Gaza’s economy has been stifled by years of sweeping movement restrictions imposed by Israel. Now it’s under double lockdown – the closure being tightened by Israel, and the internal closure implemented to curb the spread of the virus. How have Gaza’s industries and workforce been impacted, and what must be done to alleviate living conditions for residents?
In late August, the first confirmed cases of community transmission of the coronavirus were discovered in Gaza, leading local authorities to impose restrictions on movement and social gatherings inside the Strip, familiar by now to many around the world. Public institutions and schools were closed, non-essential stores and factories were shut down, and travel between Gaza’s districts was blocked. These measures were feared to further threaten livelihoods and food security, at a time when humanitarian conditions in the Strip are already on the brink, exacerbated by 13 years of closure, repeated military operations and, since March, the almost total closure of Erez Crossing and the onset of a global pandemic-related economic crisis. Throughout August, Israel imposed a series of punitive restrictions on movement and access, which it reversed in early September, but too little, too late.
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Most job seekers in the Strip have no prospect of finding employment. The unemployment rate in the second quarter of the year (April-June 2020), the early days of the pandemic, was already 49 percent. More than a third of all people employed in Gaza are public sector employees, that is, people employed by the Palestinian Authority or by the local Hamas-run government in the Strip and have been receiving partial or delayed salaries for years.
Meanwhile, Gaza’s private sector is fighting for survival, and purchasing power in the Strip is in an ever-deepening free fall. Before the coronavirus crisis, Israel had allowed several thousand laborers to exit Gaza and work in Israel, under the cover of “trader permits.” Since early March, Israel has blocked all travel via Erez Crossing, save for a tiny number of urgent medical cases, preventing laborers from reaching workplaces and traders from doing business in Israel and the West Bank.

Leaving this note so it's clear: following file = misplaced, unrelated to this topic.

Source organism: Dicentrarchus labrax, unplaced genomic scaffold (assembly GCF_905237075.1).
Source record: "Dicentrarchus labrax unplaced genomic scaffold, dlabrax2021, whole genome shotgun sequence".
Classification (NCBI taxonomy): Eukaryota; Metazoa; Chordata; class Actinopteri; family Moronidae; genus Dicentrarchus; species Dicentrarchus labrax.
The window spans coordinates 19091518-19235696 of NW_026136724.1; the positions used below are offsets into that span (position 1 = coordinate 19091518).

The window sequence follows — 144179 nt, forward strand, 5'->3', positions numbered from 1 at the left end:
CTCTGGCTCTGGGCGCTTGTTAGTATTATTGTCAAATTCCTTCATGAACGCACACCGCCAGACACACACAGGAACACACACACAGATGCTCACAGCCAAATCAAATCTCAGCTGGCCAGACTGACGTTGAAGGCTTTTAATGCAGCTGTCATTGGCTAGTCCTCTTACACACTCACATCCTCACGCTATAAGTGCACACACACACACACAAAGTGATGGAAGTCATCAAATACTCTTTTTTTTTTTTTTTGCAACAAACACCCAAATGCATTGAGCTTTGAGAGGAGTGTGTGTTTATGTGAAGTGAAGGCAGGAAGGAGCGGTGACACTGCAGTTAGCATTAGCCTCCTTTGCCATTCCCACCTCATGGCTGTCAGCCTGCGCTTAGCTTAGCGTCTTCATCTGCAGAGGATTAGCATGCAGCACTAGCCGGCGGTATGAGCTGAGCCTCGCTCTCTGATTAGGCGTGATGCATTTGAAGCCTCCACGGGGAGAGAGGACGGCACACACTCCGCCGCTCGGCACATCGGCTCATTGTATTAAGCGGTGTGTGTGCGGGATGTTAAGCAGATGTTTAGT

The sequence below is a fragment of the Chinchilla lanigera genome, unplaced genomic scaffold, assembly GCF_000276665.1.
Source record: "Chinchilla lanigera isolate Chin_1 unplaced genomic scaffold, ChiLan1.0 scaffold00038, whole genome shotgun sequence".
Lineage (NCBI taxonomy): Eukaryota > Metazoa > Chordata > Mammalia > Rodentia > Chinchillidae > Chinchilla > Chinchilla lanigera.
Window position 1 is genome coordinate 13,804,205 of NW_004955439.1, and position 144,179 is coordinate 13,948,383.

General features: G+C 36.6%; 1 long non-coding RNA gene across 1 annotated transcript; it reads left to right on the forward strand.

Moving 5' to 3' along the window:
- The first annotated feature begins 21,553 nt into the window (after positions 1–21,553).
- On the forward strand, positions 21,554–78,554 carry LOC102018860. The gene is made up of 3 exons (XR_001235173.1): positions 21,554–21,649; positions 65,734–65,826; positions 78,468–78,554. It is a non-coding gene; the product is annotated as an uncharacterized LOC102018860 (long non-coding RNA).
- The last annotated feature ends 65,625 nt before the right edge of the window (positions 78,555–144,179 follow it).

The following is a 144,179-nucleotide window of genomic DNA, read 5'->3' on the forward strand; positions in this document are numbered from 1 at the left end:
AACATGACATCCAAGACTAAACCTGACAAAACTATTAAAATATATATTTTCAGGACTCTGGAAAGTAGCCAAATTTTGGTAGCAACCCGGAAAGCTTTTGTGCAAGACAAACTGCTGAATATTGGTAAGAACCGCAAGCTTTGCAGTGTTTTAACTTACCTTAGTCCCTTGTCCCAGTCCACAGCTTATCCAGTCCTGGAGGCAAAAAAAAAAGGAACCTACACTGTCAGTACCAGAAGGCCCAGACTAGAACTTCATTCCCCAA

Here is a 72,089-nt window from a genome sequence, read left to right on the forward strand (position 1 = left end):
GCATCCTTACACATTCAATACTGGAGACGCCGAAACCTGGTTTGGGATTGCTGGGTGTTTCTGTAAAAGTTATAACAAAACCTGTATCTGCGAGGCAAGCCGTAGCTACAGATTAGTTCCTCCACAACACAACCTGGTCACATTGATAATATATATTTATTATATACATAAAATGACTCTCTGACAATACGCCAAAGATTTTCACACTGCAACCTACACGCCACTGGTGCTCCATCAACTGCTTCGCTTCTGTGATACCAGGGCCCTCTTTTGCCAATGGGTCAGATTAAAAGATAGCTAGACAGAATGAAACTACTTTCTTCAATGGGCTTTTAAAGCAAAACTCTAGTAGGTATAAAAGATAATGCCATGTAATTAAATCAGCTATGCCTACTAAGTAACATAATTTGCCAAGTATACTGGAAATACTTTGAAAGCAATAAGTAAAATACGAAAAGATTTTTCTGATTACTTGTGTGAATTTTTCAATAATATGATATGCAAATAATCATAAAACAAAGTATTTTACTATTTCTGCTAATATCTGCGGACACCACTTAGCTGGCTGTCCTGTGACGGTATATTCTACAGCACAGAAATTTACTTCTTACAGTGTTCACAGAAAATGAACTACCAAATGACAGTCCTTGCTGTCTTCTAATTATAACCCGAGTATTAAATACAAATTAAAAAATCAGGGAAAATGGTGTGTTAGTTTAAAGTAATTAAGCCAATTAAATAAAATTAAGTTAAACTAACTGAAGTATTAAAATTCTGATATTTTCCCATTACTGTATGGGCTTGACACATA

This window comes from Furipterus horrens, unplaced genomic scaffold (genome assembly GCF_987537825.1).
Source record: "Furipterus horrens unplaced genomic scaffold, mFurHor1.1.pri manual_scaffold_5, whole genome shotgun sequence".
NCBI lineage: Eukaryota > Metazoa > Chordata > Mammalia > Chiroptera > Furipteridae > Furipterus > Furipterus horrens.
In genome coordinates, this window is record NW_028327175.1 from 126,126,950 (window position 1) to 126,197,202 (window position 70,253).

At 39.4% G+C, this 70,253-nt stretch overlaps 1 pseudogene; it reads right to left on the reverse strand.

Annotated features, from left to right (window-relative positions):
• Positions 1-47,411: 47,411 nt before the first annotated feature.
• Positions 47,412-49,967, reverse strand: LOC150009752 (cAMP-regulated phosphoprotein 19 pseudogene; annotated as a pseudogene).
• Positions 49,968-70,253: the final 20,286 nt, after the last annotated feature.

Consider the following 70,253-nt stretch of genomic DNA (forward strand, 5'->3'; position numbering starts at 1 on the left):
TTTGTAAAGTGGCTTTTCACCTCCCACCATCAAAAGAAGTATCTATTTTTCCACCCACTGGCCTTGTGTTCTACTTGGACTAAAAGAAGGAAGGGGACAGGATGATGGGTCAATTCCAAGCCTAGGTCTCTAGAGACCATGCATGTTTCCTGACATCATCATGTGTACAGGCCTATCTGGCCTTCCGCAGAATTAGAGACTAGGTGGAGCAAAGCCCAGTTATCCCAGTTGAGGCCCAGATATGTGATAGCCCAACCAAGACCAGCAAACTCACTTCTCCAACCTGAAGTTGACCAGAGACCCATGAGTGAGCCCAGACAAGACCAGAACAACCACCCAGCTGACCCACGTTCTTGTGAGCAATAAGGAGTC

The following report seeks to provide a snapshot of the economic situation in the Strip and is based on interviews conducted by Gisha with industrialists, traders, laborers, and economists from the Strip and data and information released by Palestinian and international organizations.
As economies much stronger than the Palestinian economy struggle under the weight of the pandemic, this report points to the severe damage to the local job market, residents’ purchasing power and various industries within the Gaza Strip over the past months. The worsening of basic living conditions in the Strip, already in a dire state of affairs prior, should concern all actors with a hand in the region. Gisha calls on Israel to take immediate action to allow maximum economic activity in Gaza including, by refraining from imposing punitive measures on the Strip and removing the closure. Further recommendations are detailed below.
The job market
The job market
The public sector
Close to 40 percent of people employed in Gaza work in the public sector, under either the Ramallah-based Palestinian Authority or the local government in the Strip run by Hamas. Public sector employees have received partial salaries, usually late, for years. In April 2017, the Palestinian Authority announced a cut of roughly 30 percent to the salaries of its 60,000 employees in the Strip. Some employees were also forced to go into early retirement. The move was officially explained as a budgetary constraint but appears to have also been implemented as a means of leverage over the Hamas government in Gaza.
In July 2020, the Palestinian Authority paid about 65 percent of its employees’ salaries from May, and Hamas paid its employees about 50 percent of their June salaries. Still, according to the Palestinian Central Bureau of Statistics (PCBS), average daily earnings in the public sector are about 96.4 ILS (about 28 USD) per day on average, compared to a daily average wage of just 31.9 ILS (less than 10 USD) in the private sector.